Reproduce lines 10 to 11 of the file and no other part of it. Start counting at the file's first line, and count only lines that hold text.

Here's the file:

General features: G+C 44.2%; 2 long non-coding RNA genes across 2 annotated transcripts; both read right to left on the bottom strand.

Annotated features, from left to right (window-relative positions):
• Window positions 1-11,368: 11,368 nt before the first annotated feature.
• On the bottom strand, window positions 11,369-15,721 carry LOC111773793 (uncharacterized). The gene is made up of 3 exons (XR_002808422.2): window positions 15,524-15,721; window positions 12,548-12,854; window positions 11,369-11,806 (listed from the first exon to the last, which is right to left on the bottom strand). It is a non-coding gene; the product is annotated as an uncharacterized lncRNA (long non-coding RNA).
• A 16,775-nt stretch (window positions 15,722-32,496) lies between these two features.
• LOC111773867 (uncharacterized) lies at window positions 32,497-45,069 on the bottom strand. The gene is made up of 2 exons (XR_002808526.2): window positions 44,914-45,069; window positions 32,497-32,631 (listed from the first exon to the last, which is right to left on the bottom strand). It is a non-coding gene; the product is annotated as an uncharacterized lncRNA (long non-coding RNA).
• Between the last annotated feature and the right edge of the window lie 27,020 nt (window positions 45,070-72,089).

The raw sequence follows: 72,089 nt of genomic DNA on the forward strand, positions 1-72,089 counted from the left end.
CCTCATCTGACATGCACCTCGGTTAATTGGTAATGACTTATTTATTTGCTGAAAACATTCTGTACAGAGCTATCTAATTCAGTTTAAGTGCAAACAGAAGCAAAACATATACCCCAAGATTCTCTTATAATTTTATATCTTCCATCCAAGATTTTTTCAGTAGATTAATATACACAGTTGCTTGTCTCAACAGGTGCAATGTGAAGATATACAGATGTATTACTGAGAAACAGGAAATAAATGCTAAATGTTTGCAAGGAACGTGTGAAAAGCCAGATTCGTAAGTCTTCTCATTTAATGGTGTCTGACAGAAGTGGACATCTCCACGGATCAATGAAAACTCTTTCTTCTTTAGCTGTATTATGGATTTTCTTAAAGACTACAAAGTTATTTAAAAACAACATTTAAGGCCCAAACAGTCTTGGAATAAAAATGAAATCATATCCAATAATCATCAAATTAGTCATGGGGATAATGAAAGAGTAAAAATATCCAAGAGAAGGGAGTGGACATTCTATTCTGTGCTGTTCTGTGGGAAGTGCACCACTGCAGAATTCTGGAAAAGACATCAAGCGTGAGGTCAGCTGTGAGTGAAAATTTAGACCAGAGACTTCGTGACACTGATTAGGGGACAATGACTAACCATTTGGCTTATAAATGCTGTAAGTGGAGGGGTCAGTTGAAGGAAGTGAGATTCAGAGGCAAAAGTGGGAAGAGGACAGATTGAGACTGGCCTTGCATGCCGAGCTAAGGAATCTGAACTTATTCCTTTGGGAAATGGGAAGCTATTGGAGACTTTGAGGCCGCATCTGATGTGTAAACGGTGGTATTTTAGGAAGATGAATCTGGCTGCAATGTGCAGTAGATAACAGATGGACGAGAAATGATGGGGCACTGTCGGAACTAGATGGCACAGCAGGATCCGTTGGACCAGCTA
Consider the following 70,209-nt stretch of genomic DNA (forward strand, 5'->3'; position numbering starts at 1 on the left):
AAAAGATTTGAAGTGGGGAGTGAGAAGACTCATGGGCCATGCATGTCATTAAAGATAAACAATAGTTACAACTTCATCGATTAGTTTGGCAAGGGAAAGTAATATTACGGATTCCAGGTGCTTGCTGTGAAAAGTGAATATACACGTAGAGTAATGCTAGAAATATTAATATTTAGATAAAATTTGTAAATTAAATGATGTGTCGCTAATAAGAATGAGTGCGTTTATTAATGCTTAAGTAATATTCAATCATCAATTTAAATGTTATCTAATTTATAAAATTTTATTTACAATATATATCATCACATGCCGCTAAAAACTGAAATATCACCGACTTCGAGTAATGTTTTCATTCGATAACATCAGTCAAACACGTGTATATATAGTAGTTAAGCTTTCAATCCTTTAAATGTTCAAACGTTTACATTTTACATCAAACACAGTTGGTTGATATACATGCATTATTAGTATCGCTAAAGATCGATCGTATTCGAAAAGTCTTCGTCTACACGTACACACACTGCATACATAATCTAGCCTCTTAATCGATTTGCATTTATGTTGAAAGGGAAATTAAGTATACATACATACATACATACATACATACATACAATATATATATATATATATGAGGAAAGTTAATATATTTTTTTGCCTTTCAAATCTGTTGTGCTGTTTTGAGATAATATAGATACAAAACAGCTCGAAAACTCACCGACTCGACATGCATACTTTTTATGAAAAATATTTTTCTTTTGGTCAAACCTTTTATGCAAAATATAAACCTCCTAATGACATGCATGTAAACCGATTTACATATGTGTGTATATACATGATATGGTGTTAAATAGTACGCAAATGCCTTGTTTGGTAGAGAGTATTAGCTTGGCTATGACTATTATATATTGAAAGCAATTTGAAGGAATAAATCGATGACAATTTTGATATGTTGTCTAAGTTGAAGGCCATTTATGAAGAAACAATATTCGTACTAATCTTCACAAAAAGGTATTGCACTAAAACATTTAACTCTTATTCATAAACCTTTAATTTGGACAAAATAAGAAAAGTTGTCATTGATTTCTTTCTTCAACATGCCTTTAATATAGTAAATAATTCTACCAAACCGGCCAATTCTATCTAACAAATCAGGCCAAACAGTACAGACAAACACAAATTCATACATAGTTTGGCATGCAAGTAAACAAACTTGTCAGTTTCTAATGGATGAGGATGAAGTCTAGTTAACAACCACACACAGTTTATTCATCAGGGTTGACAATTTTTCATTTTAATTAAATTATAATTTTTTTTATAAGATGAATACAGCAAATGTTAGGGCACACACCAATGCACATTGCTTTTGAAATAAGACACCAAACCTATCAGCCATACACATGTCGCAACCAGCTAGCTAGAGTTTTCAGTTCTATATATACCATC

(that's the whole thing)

Consider the following 70,209-nt stretch of genomic DNA (forward strand, 5'->3'; position numbering starts at 1 on the left):
AAAAGATTTGAAGTGGGGAGTGAGAAGACTCATGGGCCATGCATGTCATTAAAGATAAACAATAGTTACAACTTCATCGATTAGTTTGGCAAGGGAAAGTAATATTACGGATTCCAGGTGCTTGCTGTGAAAAGTGAATATACACGTAGAGTAATGCTAGAAATATTAATATTTAGATAAAATTTGTAAATTAAATGATGTGTCGCTAATAAGAATGAGTGCGTTTATTAATGCTTAAGTAATATTCAATCATCAATTTAAATGTTATCTAATTTATAAAATTTTATTTACAATATATATCATCACATGCCGCTAAAAACTGAAATATCACCGACTTCGAGTAATGTTTTCATTCGATAACATCAGTCAAACACGTGTATATATAGTAGTTAAGCTTTCAATCCTTTAAATGTTCAAACGTTTACATTTTACATCAAACACAGTTGGTTGATATACATGCATTATTAGTATCGCTAAAGATCGATCGTATTCGAAAAGTCTTCGTCTACACGTACACACACTGCATACATAATCTAGCCTCTTAATCGATTTGCATTTATGTTGAAAGGGAAATTAAGTATACATACATACATACATACATACATACATACAATATATATATATATATATGAGGAAAGTTAATATATTTTTTTGCCTTTCAAATCTGTTGTGCTGTTTTGAGATAATATAGATACAAAACAGCTCGAAAACTCACCGACTCGACATGCATACTTTTTATGAAAAATATTTTTCTTTTGGTCAAACCTTTTATGCAAAATATAAACCTCCTAATGACATGCATGTAAACCGATTTACATATGTGTGTATATACATGATATGGTGTTAAATAGTACGCAAATGCCTTGTTTGGTAGAGAGTATTAGCTTGGCTATGACTATTATATATTGAAAGCAATTTGAAGGAATAAATCGATGACAATTTTGATATGTTGTCTAAGTTGAAGGCCATTTATGAAGAAACAATATTCGTACTAATCTTCACAAAAAGGTATTGCACTAAAACATTTAACTCTTATTCATAAACCTTTAATTTGGACAAAATAAGAAAAGTTGTCATTGATTTCTTTCTTCAACATGCCTTTAATATAGTAAATAATTCTACCAAACCGGCCAATTCTATCTAACAAATCAGGCCAAACAGTACAGACAAACACAAATTCATACATAGTTTGGCATGCAAGTAAACAAACTTGTCAGTTTCTAATGGATGAGGATGAAGTCTAGTTAACAACCACACACAGTTTATTCATCAGGGTTGACAATTTTTCATTTTAATTAAATTATAATTTTTTTTATAAGATGAATACAGCAAATGTTAGGGCACACACCAATGCACATTGCTTTTGAAATAAGACACCAAACCTATCAGCCATACACATGTCGCAACCAGCTAGCTAGAGTTTTCAGTTCTATATATACCATC